alway be corrupt and the taxes are high. We rent a three room bugalow with a kitchen for about

$30 a day. Groceries, especially fruit and vegatable are very reasonable and meat prices have

went up but in comparison to Salem are much cheaper but there is not nearly the selection. One

thing that is really nice is the grocery store has bulk items of about everything you can imagine.

There must be 50 items of cereals, nuts, trail mix, dates, all sorts of seeds and the list goes

on and on. You name it and it is there. Things seem high priced as they are sold by the kilogram which

is approximately 2.2 pounds so you see a price of about 7.50 for peaches which seems like $7.50

but of course it is not. First for rough figuring you can cut that price in half to get to a little

more than a pound so no you are at $3.25 and then a US dollar is worth about 3.85 peso's so

again for rough figuring you can divide by 4 so that gives you about 81 cents. Of course over time

you grasp what is a reasonable price per kilo but for awhile you need to make the conversion.

Everything is metric and the temperature is Celcius. Measurment is in meters and of course

a lot of times things are in centimeters or millimeters which is easy once you can conceptualize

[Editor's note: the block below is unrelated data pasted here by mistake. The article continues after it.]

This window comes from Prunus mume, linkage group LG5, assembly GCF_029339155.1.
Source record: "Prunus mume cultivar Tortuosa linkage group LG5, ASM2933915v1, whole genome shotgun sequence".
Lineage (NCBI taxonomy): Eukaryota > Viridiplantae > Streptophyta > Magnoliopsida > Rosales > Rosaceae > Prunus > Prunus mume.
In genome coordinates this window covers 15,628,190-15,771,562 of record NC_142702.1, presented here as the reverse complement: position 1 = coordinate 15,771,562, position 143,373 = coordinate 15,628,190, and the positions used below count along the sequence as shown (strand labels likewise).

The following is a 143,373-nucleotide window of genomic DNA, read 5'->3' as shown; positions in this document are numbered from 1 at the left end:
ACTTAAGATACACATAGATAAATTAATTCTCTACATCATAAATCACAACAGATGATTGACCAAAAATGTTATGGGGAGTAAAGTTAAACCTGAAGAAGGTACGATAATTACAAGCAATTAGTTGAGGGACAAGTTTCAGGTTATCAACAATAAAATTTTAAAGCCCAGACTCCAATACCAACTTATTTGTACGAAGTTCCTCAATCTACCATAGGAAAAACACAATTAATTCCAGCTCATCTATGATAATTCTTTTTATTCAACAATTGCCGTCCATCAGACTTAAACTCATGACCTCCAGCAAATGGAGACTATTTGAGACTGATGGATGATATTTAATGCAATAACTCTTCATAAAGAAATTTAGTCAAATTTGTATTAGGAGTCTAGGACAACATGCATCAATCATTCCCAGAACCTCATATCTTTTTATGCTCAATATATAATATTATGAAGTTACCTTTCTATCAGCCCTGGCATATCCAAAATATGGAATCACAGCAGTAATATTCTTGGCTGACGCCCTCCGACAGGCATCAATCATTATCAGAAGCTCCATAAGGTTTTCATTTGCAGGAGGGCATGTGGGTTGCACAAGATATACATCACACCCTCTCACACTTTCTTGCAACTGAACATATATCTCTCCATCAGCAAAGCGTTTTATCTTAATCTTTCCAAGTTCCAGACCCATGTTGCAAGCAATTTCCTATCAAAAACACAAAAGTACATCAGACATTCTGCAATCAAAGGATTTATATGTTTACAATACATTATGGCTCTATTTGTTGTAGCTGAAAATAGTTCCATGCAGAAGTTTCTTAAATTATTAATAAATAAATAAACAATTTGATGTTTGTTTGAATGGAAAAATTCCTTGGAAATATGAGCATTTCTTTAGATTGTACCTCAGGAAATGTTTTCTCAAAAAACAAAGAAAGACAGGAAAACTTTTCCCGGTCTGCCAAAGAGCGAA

it in your head as to how long they are. Of course liters and milliliters are very common in the

USA so that is easy. Gas and diesel, etc. are sold by the liter. Construction things and

material are sold by the square meter which is not a lot bigger than a square yard if you are

not familiar with that.

One we notice here and in SA which I think they have even a greater problem than we do is with

the consumption of soft drinks! However you don't see very many over-weight people but this may

change. People are active here and I am sure on average do a lot more walking and exercise.

There are a lot of good cars here but there are also a lot of junkers and way, way more motor bikes but

of course they make a lot more sense here as you can ride them the year around where is SD it is

only about 5 months. For travel to the nearest big towns buses are used. There are at least 10 buses and more like 15 a day

that stop at the bus station. The cost is very reasonable. Mario has an older F-150 that he

tries not to use much. He had to get two new tires as the old ones were about 15 years old. The

new tires cost 800 peso's of which a lot of it is tax. The tax is built in the price here. It

is basically 3.8 peso's per $1.00 US. As you can see the price of a tire is horrible here. I

seen a used car for $9000 that should sell for half of that or less in the USA so some things

are much more reasonable here and some things are very high priced; especially since the

wages are nearly always less. There are some people who live here that have lots of money and

have very nice houses. Because of two very bad economic crises here and horrible inflation a couple

of times people who had money lost it all so those who have kept there wealth had to really

be wise and very much on top of things. I don't know for sure but I think one way they maintained

there wealth was through ownership of assets like land and other things that worked with the

inflation so they kept there money together.